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Three Things I Loved About Hacking Graphic Novels by Shveta V. Miller



1. Shveta V. Miller situates the graphic novel, but also notes the way these books inspire readers in really clear ways. I am thinking of the “sparks” listed at the beginning of the book, including texts that “Tell compelling stories” and “Create subtly humorous gags” (p. 22). Graphic novels are perfect for this kind of work!


2. Miller admits to the pushback on graphic novels and spells out clear steps in response. Yes, this pushback still exists and, in some circles, might even be swelling again (if Twitter is to be believed). Comic books are books, too, even if you don’t call them “graphic novels,” and the author gives some clear advice on how to deal with negative and disparaging responses.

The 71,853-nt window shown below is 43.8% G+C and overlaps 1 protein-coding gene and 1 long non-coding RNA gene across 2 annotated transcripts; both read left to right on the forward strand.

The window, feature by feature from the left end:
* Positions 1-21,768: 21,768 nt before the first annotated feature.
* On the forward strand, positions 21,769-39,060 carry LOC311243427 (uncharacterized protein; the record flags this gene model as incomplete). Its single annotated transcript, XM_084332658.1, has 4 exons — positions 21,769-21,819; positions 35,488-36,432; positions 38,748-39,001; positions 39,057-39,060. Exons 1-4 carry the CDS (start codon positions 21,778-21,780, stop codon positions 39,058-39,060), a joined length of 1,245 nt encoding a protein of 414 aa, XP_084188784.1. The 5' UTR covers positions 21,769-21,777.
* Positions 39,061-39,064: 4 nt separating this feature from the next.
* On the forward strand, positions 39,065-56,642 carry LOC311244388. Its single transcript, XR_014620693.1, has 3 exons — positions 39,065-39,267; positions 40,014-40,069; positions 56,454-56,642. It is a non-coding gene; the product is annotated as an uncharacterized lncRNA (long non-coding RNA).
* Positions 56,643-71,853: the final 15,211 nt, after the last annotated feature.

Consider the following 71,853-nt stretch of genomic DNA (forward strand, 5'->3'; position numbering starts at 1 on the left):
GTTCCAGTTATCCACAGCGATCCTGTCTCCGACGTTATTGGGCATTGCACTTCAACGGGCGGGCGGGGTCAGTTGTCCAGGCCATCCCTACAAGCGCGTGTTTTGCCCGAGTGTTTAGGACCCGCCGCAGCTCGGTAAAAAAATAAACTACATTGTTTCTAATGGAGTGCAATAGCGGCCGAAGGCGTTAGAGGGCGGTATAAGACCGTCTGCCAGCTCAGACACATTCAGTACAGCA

3. The book includes clear steps and examples. I wish I had read this when I was a classroom teacher, trying to bridge my traditional ELA training with the books that my students found most enjoyable and engaging. Miller includes examples of student work but also clearly rendered comics pages with a variety of ideas that teachers can try out – immediately.

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